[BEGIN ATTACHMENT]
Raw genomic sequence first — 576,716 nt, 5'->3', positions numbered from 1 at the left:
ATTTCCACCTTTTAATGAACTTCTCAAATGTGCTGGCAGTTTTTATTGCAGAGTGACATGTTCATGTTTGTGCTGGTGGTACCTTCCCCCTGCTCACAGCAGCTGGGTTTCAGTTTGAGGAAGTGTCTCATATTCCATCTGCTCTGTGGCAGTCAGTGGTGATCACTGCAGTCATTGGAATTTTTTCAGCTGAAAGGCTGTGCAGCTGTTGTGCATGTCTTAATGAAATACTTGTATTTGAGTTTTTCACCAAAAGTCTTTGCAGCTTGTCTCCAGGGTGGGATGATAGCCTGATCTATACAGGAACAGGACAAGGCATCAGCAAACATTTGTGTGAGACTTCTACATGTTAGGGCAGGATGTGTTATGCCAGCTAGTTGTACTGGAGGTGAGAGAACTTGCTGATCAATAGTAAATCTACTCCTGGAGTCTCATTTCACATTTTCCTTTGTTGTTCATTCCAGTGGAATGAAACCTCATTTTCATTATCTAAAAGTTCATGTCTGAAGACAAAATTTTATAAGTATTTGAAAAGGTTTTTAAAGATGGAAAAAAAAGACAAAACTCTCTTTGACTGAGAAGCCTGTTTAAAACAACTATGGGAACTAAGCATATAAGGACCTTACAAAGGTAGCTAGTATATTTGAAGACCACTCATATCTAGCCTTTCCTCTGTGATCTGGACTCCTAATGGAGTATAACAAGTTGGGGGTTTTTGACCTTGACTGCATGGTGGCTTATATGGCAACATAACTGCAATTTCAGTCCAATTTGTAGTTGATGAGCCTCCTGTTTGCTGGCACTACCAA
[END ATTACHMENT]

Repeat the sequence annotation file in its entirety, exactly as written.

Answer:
Raw genomic sequence first — 576,716 nt, 5'->3', positions numbered from 1 at the left:
ATTTCCACCTTTTAATGAACTTCTCAAATGTGCTGGCAGTTTTTATTGCAGAGTGACATGTTCATGTTTGTGCTGGTGGTACCTTCCCCCTGCTCACAGCAGCTGGGTTTCAGTTTGAGGAAGTGTCTCATATTCCATCTGCTCTGTGGCAGTCAGTGGTGATCACTGCAGTCATTGGAATTTTTTCAGCTGAAAGGCTGTGCAGCTGTTGTGCATGTCTTAATGAAATACTTGTATTTGAGTTTTTCACCAAAAGTCTTTGCAGCTTGTCTCCAGGGTGGGATGATAGCCTGATCTATACAGGAACAGGACAAGGCATCAGCAAACATTTGTGTGAGACTTCTACATGTTAGGGCAGGATGTGTTATGCCAGCTAGTTGTACTGGAGGTGAGAGAACTTGCTGATCAATAGTAAATCTACTCCTGGAGTCTCATTTCACATTTTCCTTTGTTGTTCATTCCAGTGGAATGAAACCTCATTTTCATTATCTAAAAGTTCATGTCTGAAGACAAAATTTTATAAGTATTTGAAAAGGTTTTTAAAGATGGAAAAAAAAGACAAAACTCTCTTTGACTGAGAAGCCTGTTTAAAACAACTATGGGAACTAAGCATATAAGGACCTTACAAAGGTAGCTAGTATATTTGAAGACCACTCATATCTAGCCTTTCCTCTGTGATCTGGACTCCTAATGGAGTATAACAAGTTGGGGGTTTTTGACCTTGACTGCATGGTGGCTTATATGGCAACATAACTGCAATTTCAGTCCAATTTGTAGTTGATGAGCCTCCTGTTTGCTGGCACTACCAA